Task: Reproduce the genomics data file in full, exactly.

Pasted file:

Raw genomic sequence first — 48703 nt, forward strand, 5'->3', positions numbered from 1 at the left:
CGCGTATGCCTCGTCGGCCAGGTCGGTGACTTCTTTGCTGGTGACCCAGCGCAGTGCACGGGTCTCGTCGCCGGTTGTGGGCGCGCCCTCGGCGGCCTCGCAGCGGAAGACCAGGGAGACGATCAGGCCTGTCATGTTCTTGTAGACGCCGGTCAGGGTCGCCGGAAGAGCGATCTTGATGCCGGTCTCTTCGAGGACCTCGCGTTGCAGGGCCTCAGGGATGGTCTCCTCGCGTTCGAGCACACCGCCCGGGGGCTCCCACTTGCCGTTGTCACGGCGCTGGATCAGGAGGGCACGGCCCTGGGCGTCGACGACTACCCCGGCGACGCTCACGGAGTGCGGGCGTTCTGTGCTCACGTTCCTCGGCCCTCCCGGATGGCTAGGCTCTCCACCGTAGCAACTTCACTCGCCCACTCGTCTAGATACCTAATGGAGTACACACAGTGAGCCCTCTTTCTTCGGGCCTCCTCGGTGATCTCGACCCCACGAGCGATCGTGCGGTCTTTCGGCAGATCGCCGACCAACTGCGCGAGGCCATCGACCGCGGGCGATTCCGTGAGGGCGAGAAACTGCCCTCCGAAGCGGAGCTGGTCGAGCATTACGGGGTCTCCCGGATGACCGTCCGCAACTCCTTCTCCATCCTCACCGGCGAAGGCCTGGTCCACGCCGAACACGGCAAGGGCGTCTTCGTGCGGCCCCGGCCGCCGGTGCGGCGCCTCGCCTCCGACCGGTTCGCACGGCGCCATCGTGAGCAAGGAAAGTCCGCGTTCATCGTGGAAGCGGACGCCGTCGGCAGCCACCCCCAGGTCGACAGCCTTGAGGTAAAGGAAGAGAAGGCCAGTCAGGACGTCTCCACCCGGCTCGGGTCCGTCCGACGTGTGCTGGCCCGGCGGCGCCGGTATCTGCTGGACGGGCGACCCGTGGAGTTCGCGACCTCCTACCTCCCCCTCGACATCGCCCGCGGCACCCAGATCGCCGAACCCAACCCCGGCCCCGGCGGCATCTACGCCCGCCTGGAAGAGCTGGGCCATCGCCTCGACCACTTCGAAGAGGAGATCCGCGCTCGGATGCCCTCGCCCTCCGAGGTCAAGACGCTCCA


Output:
Raw genomic sequence first — 48703 nt, forward strand, 5'->3', positions numbered from 1 at the left:
CGCGTATGCCTCGTCGGCCAGGTCGGTGACTTCTTTGCTGGTGACCCAGCGCAGTGCACGGGTCTCGTCGCCGGTTGTGGGCGCGCCCTCGGCGGCCTCGCAGCGGAAGACCAGGGAGACGATCAGGCCTGTCATGTTCTTGTAGACGCCGGTCAGGGTCGCCGGAAGAGCGATCTTGATGCCGGTCTCTTCGAGGACCTCGCGTTGCAGGGCCTCAGGGATGGTCTCCTCGCGTTCGAGCACACCGCCCGGGGGCTCCCACTTGCCGTTGTCACGGCGCTGGATCAGGAGGGCACGGCCCTGGGCGTCGACGACTACCCCGGCGACGCTCACGGAGTGCGGGCGTTCTGTGCTCACGTTCCTCGGCCCTCCCGGATGGCTAGGCTCTCCACCGTAGCAACTTCACTCGCCCACTCGTCTAGATACCTAATGGAGTACACACAGTGAGCCCTCTTTCTTCGGGCCTCCTCGGTGATCTCGACCCCACGAGCGATCGTGCGGTCTTTCGGCAGATCGCCGACCAACTGCGCGAGGCCATCGACCGCGGGCGATTCCGTGAGGGCGAGAAACTGCCCTCCGAAGCGGAGCTGGTCGAGCATTACGGGGTCTCCCGGATGACCGTCCGCAACTCCTTCTCCATCCTCACCGGCGAAGGCCTGGTCCACGCCGAACACGGCAAGGGCGTCTTCGTGCGGCCCCGGCCGCCGGTGCGGCGCCTCGCCTCCGACCGGTTCGCACGGCGCCATCGTGAGCAAGGAAAGTCCGCGTTCATCGTGGAAGCGGACGCCGTCGGCAGCCACCCCCAGGTCGACAGCCTTGAGGTAAAGGAAGAGAAGGCCAGTCAGGACGTCTCCACCCGGCTCGGGTCCGTCCGACGTGTGCTGGCCCGGCGGCGCCGGTATCTGCTGGACGGGCGACCCGTGGAGTTCGCGACCTCCTACCTCCCCCTCGACATCGCCCGCGGCACCCAGATCGCCGAACCCAACCCCGGCCCCGGCGGCATCTACGCCCGCCTGGAAGAGCTGGGCCATCGCCTCGACCACTTCGAAGAGGAGATCCGCGCTCGGATGCCCTCGCCCTCCGAGGTCAAGACGCTCCA